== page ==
Today I got onto site–past the security apparatus designed to deal with the normal, that is a contractor come to work and produce. Being an idle consultant not wishing to pick up things, break or make things, and not wishing to drive big 350 trucks or ship hazardous waste, but merely to observe and opine, I finally got in via a simple, yet seldom used procedure.
Thus I spent the day looking, observing, thinking months and years ahead as to what may be if we did different things. I suppose I have seen so much that I can imagine the future–there is so much past to draw on. I mentally compared alternative courses of action. In my mind I did those colorful matrices where red things are not done because of the risk and consequences and green things are good because they involve low risk and small consequences if they transpire.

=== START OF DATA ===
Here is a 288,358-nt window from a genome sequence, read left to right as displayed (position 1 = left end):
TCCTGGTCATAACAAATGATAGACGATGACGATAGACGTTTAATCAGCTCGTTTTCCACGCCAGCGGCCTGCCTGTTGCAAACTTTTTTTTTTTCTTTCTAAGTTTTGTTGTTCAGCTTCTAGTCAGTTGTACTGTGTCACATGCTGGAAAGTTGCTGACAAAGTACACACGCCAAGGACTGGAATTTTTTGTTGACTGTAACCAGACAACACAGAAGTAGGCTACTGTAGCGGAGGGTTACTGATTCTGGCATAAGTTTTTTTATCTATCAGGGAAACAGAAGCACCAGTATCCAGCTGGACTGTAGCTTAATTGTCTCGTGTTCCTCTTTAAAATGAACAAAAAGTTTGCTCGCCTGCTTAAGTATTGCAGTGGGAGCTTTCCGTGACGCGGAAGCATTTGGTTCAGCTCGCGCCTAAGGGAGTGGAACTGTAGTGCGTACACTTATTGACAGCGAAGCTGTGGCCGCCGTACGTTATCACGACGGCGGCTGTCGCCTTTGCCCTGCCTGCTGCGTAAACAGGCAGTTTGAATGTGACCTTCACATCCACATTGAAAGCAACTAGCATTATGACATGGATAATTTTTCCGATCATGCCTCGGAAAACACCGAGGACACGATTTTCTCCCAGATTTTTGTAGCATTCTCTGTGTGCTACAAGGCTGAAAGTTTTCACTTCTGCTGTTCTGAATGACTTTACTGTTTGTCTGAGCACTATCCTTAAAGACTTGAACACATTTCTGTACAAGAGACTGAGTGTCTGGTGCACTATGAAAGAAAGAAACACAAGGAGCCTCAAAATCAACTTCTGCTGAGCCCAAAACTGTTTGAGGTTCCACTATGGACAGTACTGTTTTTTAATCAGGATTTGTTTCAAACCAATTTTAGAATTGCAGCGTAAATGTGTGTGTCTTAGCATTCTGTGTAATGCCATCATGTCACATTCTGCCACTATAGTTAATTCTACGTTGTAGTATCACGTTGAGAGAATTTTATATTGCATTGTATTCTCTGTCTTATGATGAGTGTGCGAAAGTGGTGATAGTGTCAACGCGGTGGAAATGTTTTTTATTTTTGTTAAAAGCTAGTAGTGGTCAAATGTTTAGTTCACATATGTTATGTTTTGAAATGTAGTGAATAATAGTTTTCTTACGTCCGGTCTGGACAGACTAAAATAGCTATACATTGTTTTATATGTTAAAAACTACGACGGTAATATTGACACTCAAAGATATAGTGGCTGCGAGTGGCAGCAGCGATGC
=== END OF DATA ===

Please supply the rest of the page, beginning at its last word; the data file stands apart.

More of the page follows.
Nothing actually happened; because in spite of planning, they could not decide which pipes carried which fluid. Or because systems had been locked down for safety reasons and nobody had thought to unlock them to enable us to act. No matter. It gave us time to mentally reflect and imagine what could happen. This exercise lead me to recommend fundamental changes in the program–as a way to deal with the paper design and the reality of what has been prepared to undertake the trial/test, and what I know from experience (unwritten) may happen.
Lesson learnt: no amount of planning and preparing can make you ready for the real thing. In the field when you turn the valves, anything may happen, and it is best to have the old-men hobble to a vantage point to see, to interpret, to foresee, and to advise on way to avoid the undesirable.
This is real-time decision making. Real-time risk assessment. And real-time application of theories of science, technology, engineering, philosophy, management, and action. Tomorrow maybe we can turn on the systems and I can see, mentally deliberate, and advise the eager young bucks in charge. Stay tuned.